More excellent marketing from British Rail: why face the hell of the airport or stress of the motorway when you can sit back and relax on a comfortable, speedy Intercity 125?
This is probably British Rail's most famous advertising campaign, appearing in a couple of versions (originally ending 'British Rail', the advert was still in use as Sectorisation came along and BR dissolved its regions in favour of 'Sectors' – Provincial, Intercity, London and South East and Freight, hence the 'Intercity' tag line with only a little double-headed arrow). Like much of British Rail's marketing, it now produces a smile of recognition and warmth, not least for presenting the inside of the Mk III coaches so well. They've been refurbished since??privatisation, with view-blocking high seats (in case there's an accident – it'd be better if you're killed instantly by hitting your face on the seat than slightly more slowly by being thrown into the carriage) that no longer coincide with the windows (who wants to look out of the window when travelling when you could be reading the dire on-board advertising magazine) and a reduction in legroom (because, hey, we need to see if all modes of travel can give you a deep-vein??thrombosis).
Nevertheless, despite the shysters who now run the railways, the central part of the advert remains true: there's no better way of travelling than by train.
Ooh, this is wonderful! Even if you're not a railfan, this advert should make you leap on to a train and take a journey somewhere – anywhere – just for fun, because it features the most sexy, most??sexual
, star of the twentieth century: behold Hattie Jacques
getting an 'Awayday' ticket from Sevenoaks to Charing Cross to do lunch with??Jackie Stewart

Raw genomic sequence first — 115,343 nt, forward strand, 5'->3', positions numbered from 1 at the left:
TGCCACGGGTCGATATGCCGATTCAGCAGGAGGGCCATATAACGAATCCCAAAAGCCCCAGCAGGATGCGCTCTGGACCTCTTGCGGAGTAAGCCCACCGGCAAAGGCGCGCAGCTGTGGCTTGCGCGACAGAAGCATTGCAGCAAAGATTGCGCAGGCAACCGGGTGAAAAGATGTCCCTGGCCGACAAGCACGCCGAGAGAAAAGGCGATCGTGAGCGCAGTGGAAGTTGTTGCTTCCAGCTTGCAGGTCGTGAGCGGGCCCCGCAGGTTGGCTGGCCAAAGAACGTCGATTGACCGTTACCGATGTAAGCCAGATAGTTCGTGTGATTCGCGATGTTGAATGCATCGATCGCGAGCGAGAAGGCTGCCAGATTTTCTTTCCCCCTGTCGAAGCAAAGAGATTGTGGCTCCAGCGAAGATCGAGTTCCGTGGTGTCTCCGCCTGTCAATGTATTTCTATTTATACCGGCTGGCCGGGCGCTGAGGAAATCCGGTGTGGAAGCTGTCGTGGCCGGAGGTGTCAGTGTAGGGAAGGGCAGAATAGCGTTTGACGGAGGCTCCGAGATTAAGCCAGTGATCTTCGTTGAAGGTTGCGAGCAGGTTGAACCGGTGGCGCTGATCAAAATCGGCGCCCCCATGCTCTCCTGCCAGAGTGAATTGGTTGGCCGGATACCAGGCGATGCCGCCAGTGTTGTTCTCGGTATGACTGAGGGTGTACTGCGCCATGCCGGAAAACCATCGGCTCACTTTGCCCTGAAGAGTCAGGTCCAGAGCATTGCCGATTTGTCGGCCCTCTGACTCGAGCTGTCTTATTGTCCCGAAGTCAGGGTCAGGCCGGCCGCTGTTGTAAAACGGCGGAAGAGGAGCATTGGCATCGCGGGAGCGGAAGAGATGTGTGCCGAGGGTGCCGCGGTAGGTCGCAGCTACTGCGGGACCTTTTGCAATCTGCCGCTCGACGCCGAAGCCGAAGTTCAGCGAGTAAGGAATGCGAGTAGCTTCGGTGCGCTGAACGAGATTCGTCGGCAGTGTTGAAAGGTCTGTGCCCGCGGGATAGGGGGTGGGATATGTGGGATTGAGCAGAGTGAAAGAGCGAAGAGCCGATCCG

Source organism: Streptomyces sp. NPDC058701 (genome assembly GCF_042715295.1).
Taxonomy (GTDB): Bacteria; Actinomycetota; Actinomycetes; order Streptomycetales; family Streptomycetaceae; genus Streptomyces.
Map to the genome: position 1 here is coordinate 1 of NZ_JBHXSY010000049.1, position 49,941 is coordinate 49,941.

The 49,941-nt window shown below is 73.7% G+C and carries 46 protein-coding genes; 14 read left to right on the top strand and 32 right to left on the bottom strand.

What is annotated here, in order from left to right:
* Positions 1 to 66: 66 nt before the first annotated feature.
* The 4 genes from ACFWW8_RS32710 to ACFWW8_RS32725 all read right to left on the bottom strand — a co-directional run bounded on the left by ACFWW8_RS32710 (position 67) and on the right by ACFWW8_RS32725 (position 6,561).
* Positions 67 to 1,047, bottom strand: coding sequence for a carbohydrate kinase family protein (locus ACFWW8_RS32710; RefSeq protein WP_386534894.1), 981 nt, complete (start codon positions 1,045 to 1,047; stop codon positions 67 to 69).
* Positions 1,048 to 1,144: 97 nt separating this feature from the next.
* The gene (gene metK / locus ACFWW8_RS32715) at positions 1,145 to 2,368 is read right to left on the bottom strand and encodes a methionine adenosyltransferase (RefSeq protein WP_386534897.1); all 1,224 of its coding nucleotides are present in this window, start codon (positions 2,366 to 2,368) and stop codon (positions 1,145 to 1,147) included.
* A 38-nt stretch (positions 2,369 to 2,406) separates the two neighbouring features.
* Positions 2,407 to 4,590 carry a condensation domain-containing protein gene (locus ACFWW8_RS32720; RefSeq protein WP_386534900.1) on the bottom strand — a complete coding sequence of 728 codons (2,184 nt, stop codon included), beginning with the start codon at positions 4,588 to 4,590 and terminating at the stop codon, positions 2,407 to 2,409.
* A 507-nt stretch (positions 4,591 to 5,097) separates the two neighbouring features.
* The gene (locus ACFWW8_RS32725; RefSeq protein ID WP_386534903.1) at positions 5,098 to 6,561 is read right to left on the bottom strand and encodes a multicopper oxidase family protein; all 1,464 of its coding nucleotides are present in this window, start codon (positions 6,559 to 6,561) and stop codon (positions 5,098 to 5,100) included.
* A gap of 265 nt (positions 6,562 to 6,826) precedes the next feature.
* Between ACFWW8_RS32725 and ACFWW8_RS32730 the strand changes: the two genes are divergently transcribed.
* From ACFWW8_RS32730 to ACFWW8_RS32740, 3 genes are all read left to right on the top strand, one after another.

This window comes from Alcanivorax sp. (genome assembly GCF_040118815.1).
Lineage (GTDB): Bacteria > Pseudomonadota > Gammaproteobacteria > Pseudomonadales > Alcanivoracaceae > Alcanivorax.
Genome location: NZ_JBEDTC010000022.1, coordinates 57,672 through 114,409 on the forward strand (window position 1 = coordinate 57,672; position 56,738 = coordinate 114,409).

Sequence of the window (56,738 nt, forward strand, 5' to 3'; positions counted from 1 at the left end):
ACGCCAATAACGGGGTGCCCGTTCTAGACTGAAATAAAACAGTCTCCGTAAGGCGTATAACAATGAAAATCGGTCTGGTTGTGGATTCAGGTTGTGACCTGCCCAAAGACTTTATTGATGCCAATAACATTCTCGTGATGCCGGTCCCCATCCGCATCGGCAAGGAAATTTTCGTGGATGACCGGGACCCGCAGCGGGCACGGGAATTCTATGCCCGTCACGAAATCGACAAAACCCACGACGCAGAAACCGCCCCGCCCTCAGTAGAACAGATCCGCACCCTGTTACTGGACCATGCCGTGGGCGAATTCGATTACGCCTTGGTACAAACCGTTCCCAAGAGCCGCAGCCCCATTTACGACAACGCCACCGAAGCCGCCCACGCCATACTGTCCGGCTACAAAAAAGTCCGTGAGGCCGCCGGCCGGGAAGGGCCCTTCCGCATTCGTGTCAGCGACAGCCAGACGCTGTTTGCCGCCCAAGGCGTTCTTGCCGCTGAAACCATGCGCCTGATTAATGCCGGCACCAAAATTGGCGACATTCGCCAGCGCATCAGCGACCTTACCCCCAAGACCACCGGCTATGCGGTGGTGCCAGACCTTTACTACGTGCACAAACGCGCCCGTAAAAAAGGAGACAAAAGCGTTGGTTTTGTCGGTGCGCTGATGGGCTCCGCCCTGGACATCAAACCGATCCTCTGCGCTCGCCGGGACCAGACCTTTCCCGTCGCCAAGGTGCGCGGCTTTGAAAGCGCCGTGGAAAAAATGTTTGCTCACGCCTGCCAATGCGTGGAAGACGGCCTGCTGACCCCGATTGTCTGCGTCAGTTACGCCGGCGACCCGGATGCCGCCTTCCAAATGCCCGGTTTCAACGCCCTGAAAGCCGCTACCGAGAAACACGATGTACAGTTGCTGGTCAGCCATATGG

Be still my beating heart!
* Warning – link plays music at you, in a crime against teh internets.
It’s 1970 and Waterloo station is grubby and dark-looking and allows the free-flow of people. Thank heavens Railtrack/Network Rail improved it, so it’s now bright and shiny and makes sure that when it’s busy there’s a serious risk of people being crushed to death against the retail booths carelessly dribbled across the concourse! Ah, progress.
Also, it’s 1970 and thus five years since British Rail introduced “Rail Blue
” livery for the trains. As you can see, a good half of the slam-door Southern region deathtraps are still in Southern Railway green. Nowadays, thanks to vinyl wraps, we can relivery trains as they pass from franchise to franchise to franchise in a never-ending, dizzying merry-go-round of our money in only a few hours. We just don’t bother very often. I’ve been on a Northern Spirit painted, Arriva Trains Northern debranded, Northern Rail over-branded West Yorkshire PTE-financed train with Intercity ‘No Smoking’ stickers in the windows and default Regional Railways North East posters quite recently; what the ordinary passenger is meant to make of this thrusting display of deck-chair rearranging by successive incompetent governments is anybody’s guess.
Give me relentlessly blue trains any day: they make it look like a railway, not a political football being passed around homophobes
and various European state railways
A lovely 1988 corporate advert for the full spectrum of services offered by British Rail, made even better by using Auden's Night Mail poem originally written for one of BR's predecessor companies, the LMS.
When the lying liars of the last Tory government (you may recognise them – they’re often the same lying liars in the present Tory government) decided to smash the world’s most economically efficient railway company into 137 pieces for reasons of ideology and vindictiveness, one of the lies they told was that British Rail had been poor at marketing the railway.
So here’s proof that, while BR did have its faults, poor marketing was never one of them.
So I discovered the video camera function on my phone, pointed it out of the window and now take you on a journey from Menin to Wervik (edited for sanity reasons) so you too can pretend you’ve been to Belgium too! See what I do for my readers?
As a bonus, I’ve included the return working of the train passing near Zillibeke at the end.